Language Selection

English French German Italian Portuguese Spanish

OpenOffice skakes Microsoft

Filed under
OOo

IF THERE'S one thing in life that gives Steve Ballmer, Microsoft's abrasive chief executive, the shivers it's probably the existence of an outfit called OpenOffice.org.

OpenOffice is an open-source software outfit responsible for a bundle of productivity software that competes with the Seattle company's great cash cow, Microsoft Office.

It does almost everything MS Office does but, unlike the Microsoft product, it's free.

No cash upfront, no licensing fees, no advertising support: absolutely, totally buckshee.

A team of open-source devotees gives time to keeping OpenOffice up to date and Sun Microsystems, a business computing company with little love for Microsoft, helps to bankroll their efforts.
In October they launched the latest version of OpenOffice, version 3.0. A few weeks later they added, for the first time, a version for the Apple Mac.

OpenOffice now runs happily on Windows, Linux, Mac OS and Sun Solaris machines, and in just about every language.

Here at Doubleclick we've been using OpenOffice 3.0 for some weeks and we must say it's getting harder and harder to see why average users would want to shell out several hundred dollars for MS Office.

more here




More in Tux Machines

The Machine with Open Source Carbon OS is the Next Big Thing – if HP can deliver

HP has recently been facing some serious difficulties and has opted to betting all its resources on the new PC called ‘The Machine’. Probably the most intriguing thing about the machine is that it will rewrite basic computing on a very fundamental level. While the topic has been covered extensively, I realized we haven’t actually touched it here and thought it was about time. Read more

YEAR of the PENGUIN: A Linux mobile in 2015?

It's nearly impossible to sum up an entire year of developments in something as large and nebulous as the world of desktop Linux, especially in a year like this one which has seen some the best releases that projects like Mint, Fedora and openSUSE have put out to date. At the same time the distro that's closest to being a household name, Ubuntu, has been nearly silent since 14.04 arrived in April. To paraphrase author Charles Dickens, the past year of Linux releases has been both the best of times and the worst of times. At the very moment that Linux desktops seem to be reaching new levels of sophistication, polish and "just works" ease-of-use, the entire future of the desktop computer (by which I also mean laptop) feels in doubt. Read more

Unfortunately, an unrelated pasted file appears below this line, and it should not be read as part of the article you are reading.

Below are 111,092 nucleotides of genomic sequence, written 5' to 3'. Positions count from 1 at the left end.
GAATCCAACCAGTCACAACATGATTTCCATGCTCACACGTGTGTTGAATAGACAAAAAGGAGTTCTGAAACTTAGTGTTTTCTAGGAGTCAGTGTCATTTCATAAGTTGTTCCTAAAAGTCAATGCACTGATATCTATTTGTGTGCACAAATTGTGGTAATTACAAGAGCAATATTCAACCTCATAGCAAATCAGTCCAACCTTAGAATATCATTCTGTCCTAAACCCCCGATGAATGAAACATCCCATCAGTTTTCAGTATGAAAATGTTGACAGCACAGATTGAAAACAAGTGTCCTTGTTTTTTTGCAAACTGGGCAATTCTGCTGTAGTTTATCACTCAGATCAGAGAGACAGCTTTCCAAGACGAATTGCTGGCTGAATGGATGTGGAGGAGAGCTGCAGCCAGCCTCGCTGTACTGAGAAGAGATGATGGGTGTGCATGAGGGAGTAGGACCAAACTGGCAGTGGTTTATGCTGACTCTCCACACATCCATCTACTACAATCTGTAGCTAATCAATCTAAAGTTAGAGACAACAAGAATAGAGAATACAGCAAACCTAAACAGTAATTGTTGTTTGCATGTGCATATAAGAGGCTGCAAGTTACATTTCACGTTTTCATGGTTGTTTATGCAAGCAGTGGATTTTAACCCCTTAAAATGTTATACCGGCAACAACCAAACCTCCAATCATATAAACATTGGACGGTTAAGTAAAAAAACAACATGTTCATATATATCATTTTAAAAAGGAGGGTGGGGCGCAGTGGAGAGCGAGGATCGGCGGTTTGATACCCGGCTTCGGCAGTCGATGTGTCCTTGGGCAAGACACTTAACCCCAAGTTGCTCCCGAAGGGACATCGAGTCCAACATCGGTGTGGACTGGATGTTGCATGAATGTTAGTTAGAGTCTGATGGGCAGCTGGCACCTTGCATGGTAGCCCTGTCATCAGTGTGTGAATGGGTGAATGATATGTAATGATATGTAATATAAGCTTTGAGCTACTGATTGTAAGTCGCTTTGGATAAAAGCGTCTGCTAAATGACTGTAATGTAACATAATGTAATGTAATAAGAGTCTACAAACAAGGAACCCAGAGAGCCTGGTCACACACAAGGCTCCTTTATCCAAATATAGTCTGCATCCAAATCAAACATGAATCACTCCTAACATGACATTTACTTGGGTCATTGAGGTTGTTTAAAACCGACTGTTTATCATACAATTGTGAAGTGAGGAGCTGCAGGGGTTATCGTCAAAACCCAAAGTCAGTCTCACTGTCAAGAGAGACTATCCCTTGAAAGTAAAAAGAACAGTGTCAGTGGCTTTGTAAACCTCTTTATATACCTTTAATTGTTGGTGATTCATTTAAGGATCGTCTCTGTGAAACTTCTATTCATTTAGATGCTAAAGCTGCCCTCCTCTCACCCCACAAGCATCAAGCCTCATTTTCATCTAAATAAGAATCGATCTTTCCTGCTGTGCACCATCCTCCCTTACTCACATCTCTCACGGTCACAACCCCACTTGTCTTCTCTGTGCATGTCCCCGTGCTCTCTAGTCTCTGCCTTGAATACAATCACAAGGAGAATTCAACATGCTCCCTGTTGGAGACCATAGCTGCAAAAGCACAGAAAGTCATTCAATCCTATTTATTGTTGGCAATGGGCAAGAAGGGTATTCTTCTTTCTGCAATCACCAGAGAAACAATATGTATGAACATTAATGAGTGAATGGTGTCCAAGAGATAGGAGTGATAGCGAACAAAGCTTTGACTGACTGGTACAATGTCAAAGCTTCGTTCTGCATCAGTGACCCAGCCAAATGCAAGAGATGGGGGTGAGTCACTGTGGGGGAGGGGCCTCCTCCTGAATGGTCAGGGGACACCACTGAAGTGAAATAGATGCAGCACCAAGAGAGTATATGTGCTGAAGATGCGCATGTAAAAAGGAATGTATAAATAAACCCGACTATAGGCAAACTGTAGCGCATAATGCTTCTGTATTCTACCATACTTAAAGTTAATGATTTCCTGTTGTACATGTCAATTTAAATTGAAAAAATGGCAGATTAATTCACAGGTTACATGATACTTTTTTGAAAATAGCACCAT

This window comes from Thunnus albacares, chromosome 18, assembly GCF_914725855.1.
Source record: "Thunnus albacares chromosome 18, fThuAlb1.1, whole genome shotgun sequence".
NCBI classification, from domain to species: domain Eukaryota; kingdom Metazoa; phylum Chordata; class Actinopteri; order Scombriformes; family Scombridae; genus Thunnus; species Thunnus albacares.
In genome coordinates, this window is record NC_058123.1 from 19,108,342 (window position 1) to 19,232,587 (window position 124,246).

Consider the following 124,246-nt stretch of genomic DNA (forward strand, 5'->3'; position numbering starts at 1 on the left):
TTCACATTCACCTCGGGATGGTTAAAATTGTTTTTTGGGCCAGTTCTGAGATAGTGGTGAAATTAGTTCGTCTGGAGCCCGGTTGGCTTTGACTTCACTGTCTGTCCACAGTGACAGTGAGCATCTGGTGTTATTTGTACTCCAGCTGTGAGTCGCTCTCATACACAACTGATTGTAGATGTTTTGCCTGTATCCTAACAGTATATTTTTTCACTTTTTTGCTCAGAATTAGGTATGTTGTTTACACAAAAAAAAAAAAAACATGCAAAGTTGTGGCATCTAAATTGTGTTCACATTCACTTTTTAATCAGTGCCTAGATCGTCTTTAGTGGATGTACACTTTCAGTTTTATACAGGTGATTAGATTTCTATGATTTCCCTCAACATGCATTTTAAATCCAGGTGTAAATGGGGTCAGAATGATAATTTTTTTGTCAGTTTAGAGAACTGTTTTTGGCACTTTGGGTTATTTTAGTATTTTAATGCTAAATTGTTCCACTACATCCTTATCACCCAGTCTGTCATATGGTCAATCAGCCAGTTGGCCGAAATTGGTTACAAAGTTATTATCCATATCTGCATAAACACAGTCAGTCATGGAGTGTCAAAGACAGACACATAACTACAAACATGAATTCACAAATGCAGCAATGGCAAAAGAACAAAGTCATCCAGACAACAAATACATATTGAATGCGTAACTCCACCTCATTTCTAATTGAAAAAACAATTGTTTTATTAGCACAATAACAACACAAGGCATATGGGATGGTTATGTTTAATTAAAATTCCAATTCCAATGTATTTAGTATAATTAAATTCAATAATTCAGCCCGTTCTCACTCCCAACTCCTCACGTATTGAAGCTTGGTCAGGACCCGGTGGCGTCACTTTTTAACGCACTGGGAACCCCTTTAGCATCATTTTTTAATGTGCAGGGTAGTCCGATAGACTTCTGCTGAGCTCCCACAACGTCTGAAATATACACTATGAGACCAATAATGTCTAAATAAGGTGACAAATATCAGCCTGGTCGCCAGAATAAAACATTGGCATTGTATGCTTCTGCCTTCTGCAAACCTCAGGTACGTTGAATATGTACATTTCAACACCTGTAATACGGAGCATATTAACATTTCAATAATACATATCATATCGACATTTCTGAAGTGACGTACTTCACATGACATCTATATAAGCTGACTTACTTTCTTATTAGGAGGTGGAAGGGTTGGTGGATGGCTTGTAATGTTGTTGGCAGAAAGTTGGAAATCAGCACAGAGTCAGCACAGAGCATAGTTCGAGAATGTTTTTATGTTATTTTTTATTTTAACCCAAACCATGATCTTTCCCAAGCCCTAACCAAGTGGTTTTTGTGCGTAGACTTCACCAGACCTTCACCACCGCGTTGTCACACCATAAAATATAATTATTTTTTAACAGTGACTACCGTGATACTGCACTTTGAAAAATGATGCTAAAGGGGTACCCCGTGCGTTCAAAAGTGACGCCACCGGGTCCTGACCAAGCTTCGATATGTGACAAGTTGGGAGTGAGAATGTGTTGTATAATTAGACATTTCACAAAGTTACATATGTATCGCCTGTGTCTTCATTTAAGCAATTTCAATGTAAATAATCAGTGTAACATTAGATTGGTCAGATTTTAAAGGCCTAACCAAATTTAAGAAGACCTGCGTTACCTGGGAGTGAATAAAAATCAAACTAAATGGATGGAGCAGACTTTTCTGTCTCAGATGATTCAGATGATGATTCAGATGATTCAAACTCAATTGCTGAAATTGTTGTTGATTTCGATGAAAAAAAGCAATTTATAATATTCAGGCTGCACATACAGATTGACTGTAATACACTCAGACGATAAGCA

Jolla's Sailfish OS Update 10 Is Now Available

The tenth update to Jolla's Sailfish mobile operating system is now available. This update is version 1.1.1.26 and is codenamed Vaarainjärvi. Read more

Forget Google's robot cars, now it's on to ANDROID cars

Google is planning a big push into in-car infotainment systems with an upcoming version of Android, sources claim. "Android M" – the version to come after the current Android 5.0 "Lollipop" – will be available in a formulation designed specifically to run cars' built-in screens, Reuters reports, citing anonymous insiders with knowledge of the plan. Google made its first advances toward the automotive world at its I/O developer conference earlier this year, when it unveiled its Android Auto software. The first Android Auto–compatible cars are expected to arrive early next year. Read more